"So what's this?" you may well ask! I had a 301 Iso Grifo in pretty clean condition but with collapsed suspension. It was too nice to discard so I had the idea of changing the dreadful Whizzwheels for some nice shaped wheels.
"That'll be easy," I said to myself. "No it won't." could have been a useful reply but, no-one else being around, I just pressed on hopefully.
Taking it apart was simple enough. There were more bits and pieces than I'd expected but nothing too complicated. I can't remember now what had provided the suspension before but, whatever it had been, it wasn't working and I removed what was left. The problem came when I tried to fit normal wheels on a normal old-style axle. Firstly, there was now nothing to provide suspension, of course. I toyed with some ideas of rubber chunks in the right places and even carved out some shapes to sandwich between the axles and the interior at the back and engine at the front. That ought to have worked but it didn't and I gave up. In any event the wheels were not sitting correctly, being way too high in the wheel arches. Eventually I realised that the slots into which the previous axles had sat were not wide enough. They looked wide enough and casual inspection seemed to show the new axles sat nicely in them. More careful inspection, however, showed this not to be the case. The Whizzwheel axles are very thin but the normal old axles are a lot thicker and they just sat at the top of the slot.
With a combination of a small metal saw blade and a very ancient file with a triangular profile I wore away a bigger gap. This took far, far longer than I could ever had imagined but, eventually, the axle dropped in far enough so that the car would look sensible when upright and back together.
Now, at this point I should, perhaps, have revisited my rubber chunks idea but I had had enough. "I'm sorry, Iso", I said, but "no more suspension." As if to answer a plea to reconsider, I continued with "Look, no-one's going to be playing with you. You'll sit on my desk for a few weeks, then maybe on a shelf in a cabinet and then you'll be wrapped in tissue and left in a box for years. I can't see anyone wanting to buy you and I'm not going to spend another 12p a month advertising you on Ebay but I may put you in my own store so that doesn't cost anything. And even if someone does buy you, you'll be sat on their shelf or tucked away again for years. So let's not get too sentimental about suspension, OK?"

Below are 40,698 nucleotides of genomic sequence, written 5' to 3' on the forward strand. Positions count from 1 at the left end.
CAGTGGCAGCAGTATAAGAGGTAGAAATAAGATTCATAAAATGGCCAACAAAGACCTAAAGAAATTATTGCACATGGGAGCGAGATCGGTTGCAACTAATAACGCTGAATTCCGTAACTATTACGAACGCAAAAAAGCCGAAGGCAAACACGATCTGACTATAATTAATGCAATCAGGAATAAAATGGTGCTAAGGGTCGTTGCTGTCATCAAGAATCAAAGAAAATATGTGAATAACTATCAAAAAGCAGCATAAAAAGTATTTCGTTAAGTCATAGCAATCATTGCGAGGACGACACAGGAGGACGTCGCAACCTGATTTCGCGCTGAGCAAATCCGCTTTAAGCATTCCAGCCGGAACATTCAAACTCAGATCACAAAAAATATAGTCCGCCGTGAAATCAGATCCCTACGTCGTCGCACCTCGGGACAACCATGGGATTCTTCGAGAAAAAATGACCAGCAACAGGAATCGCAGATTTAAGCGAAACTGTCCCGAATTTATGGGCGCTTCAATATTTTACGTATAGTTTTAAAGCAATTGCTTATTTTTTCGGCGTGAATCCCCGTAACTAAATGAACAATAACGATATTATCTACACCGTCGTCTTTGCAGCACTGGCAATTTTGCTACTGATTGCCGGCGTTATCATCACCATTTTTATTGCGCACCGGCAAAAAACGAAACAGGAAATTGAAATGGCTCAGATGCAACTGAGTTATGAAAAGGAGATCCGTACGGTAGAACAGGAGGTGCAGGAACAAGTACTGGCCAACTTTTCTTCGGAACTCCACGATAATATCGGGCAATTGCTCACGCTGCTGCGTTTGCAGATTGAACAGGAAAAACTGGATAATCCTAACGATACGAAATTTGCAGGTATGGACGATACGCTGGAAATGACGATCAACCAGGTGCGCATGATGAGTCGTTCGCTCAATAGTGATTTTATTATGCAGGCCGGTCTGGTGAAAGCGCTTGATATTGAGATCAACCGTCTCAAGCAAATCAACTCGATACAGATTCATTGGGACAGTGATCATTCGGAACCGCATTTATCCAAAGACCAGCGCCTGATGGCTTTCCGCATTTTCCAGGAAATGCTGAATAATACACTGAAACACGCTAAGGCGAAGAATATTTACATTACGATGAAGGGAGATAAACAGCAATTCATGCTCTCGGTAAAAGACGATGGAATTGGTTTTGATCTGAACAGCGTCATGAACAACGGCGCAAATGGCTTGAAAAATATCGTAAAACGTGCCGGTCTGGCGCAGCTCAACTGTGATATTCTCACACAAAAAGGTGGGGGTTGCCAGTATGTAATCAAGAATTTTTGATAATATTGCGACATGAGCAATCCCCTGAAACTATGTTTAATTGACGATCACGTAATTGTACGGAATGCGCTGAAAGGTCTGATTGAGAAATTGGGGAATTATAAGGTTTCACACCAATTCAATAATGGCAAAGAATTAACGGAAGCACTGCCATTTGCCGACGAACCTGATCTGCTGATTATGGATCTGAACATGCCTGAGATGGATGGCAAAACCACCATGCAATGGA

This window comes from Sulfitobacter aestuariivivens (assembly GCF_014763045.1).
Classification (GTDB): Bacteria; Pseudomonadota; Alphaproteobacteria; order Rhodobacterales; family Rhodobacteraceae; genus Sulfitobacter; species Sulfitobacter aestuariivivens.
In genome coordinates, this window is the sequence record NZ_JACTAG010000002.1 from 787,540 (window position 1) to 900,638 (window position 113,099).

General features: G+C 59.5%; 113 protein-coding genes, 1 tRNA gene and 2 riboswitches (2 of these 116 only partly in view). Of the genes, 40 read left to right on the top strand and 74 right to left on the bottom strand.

And so it was so that I saved another week of carving old rubbers or risking damaging the interior by simply gluing the axle to the base. I do fear someone thumping hard on the roof or bonnet in an attempt to test the non-existent suspension and the glue not standing up to that but no other solution came to mind.
Putting it back together does require a little good fortune in getting the door hinges to align nicely with the base, and there is a correct order to window unit, doors, dashboard, steering wheel, rest of interior which escapes me now, but it worked and here is what, in my view, is a remarkably more attractive model of a splendid car.
This business of replacing wheels is very rewarding. Whizzwheels just scream to be replaced, don't they? Well, the earlier ones do. And that gives me the next idea which is a variation on the theme. Instead of doing battle with axles I could simply try just removing the pepperpots or four crowns (or the really awful six point stars) and refitting a later, more attractive style. Later Corgis did get a more reasonable wheel and that might work. The nice thing is that, with a good tug and a bit of luck, I can swap them over without having to take the model apart!
This, as you may have guessed, brings me to the topic of 'red spot' Whizzwheels. These were the very first and were actually quite a pleasant design that didn't look too bad on some models. There is an Iso Grifo on Ebay at the time of writing with them.
Only £779. Or why not buy the same seller's Toyota for a mere £939?
Both have been created by someone - the old wheels pull off and the red spots push on. It is that simple. Yes, they look interesting and they look a lot nicer than the original wheels but, no, they're only worth, at most, the price of a similar model with the ugly ones. When these models were issued, Corgi were fitting the pepperpot style to their Whizzwheels production, the red spot style being abandoned as it was expensive. There will have been been spare red spot wheels lying around and no doubt some factory people had some fun fitting them too but do not believe that these were issued by Corgi for dealers to order.
I have listed before the models you will find with red spots:
344 Ferrari Dino
347 Chevrolet Astro
343 Pontiac Firebird
303 Roger Clark's Ford Capri
311 Ford Capri
342 Lamborghini P400 Miura
That's it. Treat any others as 'adaptations'.